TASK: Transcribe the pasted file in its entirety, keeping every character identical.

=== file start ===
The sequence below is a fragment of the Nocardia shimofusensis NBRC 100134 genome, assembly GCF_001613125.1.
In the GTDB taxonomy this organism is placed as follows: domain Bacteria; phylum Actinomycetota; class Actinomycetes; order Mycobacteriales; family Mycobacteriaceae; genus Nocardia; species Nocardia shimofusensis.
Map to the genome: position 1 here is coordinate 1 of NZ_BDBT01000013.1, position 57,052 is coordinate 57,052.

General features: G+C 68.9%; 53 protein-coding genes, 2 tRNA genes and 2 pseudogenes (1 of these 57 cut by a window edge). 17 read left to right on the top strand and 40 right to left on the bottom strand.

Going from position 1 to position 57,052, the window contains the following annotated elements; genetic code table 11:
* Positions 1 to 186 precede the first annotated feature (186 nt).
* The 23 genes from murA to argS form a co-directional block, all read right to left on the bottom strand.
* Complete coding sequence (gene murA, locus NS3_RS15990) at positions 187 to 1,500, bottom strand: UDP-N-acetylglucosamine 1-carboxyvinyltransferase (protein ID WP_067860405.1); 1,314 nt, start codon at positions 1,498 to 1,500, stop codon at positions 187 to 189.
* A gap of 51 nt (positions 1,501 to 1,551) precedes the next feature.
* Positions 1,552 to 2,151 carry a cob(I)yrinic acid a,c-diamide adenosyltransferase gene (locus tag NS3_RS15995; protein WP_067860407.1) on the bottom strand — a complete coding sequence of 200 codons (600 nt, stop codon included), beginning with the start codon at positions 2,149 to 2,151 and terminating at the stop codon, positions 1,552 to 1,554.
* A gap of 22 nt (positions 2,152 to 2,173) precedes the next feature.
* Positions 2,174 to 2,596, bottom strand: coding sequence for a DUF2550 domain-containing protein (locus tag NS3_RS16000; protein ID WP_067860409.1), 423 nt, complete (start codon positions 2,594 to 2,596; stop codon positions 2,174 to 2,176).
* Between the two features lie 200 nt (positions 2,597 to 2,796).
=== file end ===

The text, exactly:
The sequence below is a fragment of the Nocardia shimofusensis NBRC 100134 genome, assembly GCF_001613125.1.
In the GTDB taxonomy this organism is placed as follows: domain Bacteria; phylum Actinomycetota; class Actinomycetes; order Mycobacteriales; family Mycobacteriaceae; genus Nocardia; species Nocardia shimofusensis.
Map to the genome: position 1 here is coordinate 1 of NZ_BDBT01000013.1, position 57,052 is coordinate 57,052.

General features: G+C 68.9%; 53 protein-coding genes, 2 tRNA genes and 2 pseudogenes (1 of these 57 cut by a window edge). 17 read left to right on the top strand and 40 right to left on the bottom strand.

Going from position 1 to position 57,052, the window contains the following annotated elements; genetic code table 11:
* Positions 1 to 186 precede the first annotated feature (186 nt).
* The 23 genes from murA to argS form a co-directional block, all read right to left on the bottom strand.
* Complete coding sequence (gene murA, locus NS3_RS15990) at positions 187 to 1,500, bottom strand: UDP-N-acetylglucosamine 1-carboxyvinyltransferase (protein ID WP_067860405.1); 1,314 nt, start codon at positions 1,498 to 1,500, stop codon at positions 187 to 189.
* A gap of 51 nt (positions 1,501 to 1,551) precedes the next feature.
* Positions 1,552 to 2,151 carry a cob(I)yrinic acid a,c-diamide adenosyltransferase gene (locus tag NS3_RS15995; protein WP_067860407.1) on the bottom strand — a complete coding sequence of 200 codons (600 nt, stop codon included), beginning with the start codon at positions 2,149 to 2,151 and terminating at the stop codon, positions 1,552 to 1,554.
* A gap of 22 nt (positions 2,152 to 2,173) precedes the next feature.
* Positions 2,174 to 2,596, bottom strand: coding sequence for a DUF2550 domain-containing protein (locus tag NS3_RS16000; protein ID WP_067860409.1), 423 nt, complete (start codon positions 2,594 to 2,596; stop codon positions 2,174 to 2,176).
* Between the two features lie 200 nt (positions 2,597 to 2,796).